PHOENIX — Federal officials on Thursday gave the Tohono O’odham Nation final permission to make land it owns near Glendale part of the reservation, a crucial step toward the tribe’s plans to build a casino there.
Kevin Washburn, assistant secretary of Indian affairs for the Department of Interior, said his agency has no choice but to agree to the tribe’s request to take the property “into trust.”
He said the tribe has met the legal requirements of a 1986 law allowing it to seek reservation status for the land, and there are no legal obstacles.
Chairman Ned Norris Jr. hailed the ruling as allowing his tribe to finally fully replace lands that were destroyed decades ago by a federal dam project. He said it paves the way for the tribe to build a $550 million complex near the Arizona Cardinals stadium anchored by a hotel and casino.
Thursday’s action was panned by officials of several other tribes that already have casinos in Maricopa County and could be financially harmed if the O’odham project goes forward.
Gregory Mendoza, governor of the Gila River Indian Community, also pointed out Washburn’s ruling is silent on the question of gaming. He said nothing in Thursday’s action allows the Tohono O’odham to erect and operate a casino on the site.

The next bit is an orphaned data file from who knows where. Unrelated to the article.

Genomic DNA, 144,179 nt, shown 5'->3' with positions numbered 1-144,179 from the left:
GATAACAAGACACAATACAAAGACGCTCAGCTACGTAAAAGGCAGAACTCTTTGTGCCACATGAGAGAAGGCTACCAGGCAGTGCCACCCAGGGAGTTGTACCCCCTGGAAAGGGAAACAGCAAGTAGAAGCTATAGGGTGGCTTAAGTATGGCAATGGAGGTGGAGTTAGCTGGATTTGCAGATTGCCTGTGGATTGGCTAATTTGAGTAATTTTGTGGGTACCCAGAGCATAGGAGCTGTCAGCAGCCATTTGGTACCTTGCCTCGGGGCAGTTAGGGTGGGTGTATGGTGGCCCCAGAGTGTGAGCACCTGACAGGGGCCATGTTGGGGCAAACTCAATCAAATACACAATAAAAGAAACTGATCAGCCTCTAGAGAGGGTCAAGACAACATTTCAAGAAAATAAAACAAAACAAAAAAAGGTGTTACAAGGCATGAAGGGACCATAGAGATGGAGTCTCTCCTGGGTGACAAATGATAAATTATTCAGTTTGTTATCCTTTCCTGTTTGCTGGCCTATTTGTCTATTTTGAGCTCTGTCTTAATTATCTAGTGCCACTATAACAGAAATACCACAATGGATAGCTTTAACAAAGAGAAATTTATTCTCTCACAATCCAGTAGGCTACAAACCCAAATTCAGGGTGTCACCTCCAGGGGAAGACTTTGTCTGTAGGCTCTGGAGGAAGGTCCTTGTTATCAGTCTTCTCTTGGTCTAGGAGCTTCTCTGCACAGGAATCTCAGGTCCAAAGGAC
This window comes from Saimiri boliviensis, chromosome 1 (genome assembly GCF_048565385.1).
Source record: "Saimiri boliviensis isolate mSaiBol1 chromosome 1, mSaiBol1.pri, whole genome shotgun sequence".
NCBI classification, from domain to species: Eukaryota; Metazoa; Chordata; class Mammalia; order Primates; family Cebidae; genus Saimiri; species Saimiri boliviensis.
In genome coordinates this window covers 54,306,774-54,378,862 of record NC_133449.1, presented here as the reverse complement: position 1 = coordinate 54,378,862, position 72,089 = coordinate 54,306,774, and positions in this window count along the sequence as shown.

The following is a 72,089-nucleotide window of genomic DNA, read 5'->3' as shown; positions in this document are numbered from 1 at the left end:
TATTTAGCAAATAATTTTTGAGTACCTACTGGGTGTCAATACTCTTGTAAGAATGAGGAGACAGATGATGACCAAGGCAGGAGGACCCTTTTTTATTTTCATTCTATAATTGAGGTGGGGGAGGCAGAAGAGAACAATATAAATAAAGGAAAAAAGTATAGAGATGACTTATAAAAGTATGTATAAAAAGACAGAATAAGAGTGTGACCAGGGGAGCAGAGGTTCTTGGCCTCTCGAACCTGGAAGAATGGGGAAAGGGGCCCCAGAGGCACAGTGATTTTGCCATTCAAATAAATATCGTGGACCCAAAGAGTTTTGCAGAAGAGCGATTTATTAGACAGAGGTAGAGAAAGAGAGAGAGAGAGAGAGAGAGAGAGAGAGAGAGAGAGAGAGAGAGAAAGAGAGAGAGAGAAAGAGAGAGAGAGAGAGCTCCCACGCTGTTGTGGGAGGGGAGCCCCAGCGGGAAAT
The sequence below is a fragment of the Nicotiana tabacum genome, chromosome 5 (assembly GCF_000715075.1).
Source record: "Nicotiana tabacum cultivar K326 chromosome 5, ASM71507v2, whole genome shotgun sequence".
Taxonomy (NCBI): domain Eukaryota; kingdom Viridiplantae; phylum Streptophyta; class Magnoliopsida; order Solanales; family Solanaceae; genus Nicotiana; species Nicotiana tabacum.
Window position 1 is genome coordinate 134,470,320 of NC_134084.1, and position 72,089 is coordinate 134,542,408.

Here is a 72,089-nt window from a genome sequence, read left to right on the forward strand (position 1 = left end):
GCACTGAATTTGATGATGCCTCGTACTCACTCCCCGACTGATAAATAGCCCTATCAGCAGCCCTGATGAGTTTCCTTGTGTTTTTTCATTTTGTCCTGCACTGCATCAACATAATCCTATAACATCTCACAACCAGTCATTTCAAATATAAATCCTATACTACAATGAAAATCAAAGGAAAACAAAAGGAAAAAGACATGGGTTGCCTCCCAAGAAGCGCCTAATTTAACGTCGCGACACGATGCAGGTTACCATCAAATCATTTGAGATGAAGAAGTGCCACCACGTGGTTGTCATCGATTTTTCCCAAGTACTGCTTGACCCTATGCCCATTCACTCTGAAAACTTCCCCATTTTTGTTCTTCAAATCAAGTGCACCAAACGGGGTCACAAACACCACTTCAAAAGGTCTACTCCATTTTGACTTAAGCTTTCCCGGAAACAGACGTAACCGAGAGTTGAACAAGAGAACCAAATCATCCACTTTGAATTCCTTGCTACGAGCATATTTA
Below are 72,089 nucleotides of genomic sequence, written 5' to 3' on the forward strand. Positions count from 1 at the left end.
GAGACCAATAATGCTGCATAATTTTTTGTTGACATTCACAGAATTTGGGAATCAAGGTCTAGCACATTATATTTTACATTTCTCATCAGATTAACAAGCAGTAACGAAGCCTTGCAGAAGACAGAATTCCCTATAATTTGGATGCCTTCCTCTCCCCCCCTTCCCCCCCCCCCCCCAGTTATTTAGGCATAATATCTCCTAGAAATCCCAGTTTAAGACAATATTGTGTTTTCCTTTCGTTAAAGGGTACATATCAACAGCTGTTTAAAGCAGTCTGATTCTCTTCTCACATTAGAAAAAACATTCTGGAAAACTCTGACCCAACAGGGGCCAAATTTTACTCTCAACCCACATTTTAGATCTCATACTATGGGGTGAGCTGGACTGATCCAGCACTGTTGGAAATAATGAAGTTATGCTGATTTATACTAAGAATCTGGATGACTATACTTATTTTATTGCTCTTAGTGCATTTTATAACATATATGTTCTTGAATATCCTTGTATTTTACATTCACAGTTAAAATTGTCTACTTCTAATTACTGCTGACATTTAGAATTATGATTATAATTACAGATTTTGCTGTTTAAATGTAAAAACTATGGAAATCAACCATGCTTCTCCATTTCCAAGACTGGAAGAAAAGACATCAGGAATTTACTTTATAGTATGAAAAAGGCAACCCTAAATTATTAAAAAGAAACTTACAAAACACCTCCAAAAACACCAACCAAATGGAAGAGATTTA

Foes have had little success in getting the courts to halt plans for the casino.
In a separate legal action, U.S. District Court Judge David Campbell specifically rejected arguments by the opposing tribes, the city of Glendale and the state that the 2002 voter-approved measure giving tribes the exclusive right to operate casinos in Arizona specifically prohibits construction of any new casinos in the Phoenix area. Campbell also brushed aside arguments by the state that the original 1986 law and any action to grant reservation status illegally infringe on the state’s sovereignty.
That could leave foes with only one move: congressional intervention.
Last year the U.S. House voted to deny the Tohono O’odham Nation the right to build a casino on the property until at least 2027 even if it got reservation status. But the fate of the measure is uncertain as the Senate has yet to take up the issue.
The fight traces its roots to that 1986 federal law, which gave the tribe $30 million to compensate for the loss of nearly 10,000 acres of reservation land near Gila Bend, which was flooded by a federal dam project. The law gave the tribe permission to purchase replacement property in Pima, Pinal or Maricopa counties.
The tribe bought about 135 acres near Glendale in 2003 under a corporate name and didn’t reveal the true ownership until it announced its casino plans in 2009 and asked the Interior Department to add the property to the reservation.
The tribe ended up seeking reservation status for only 53.5 acres where the casino would go.
Washburn rejected arguments Glendale’s annexation of land around the site precluded it from becoming part of the reservation.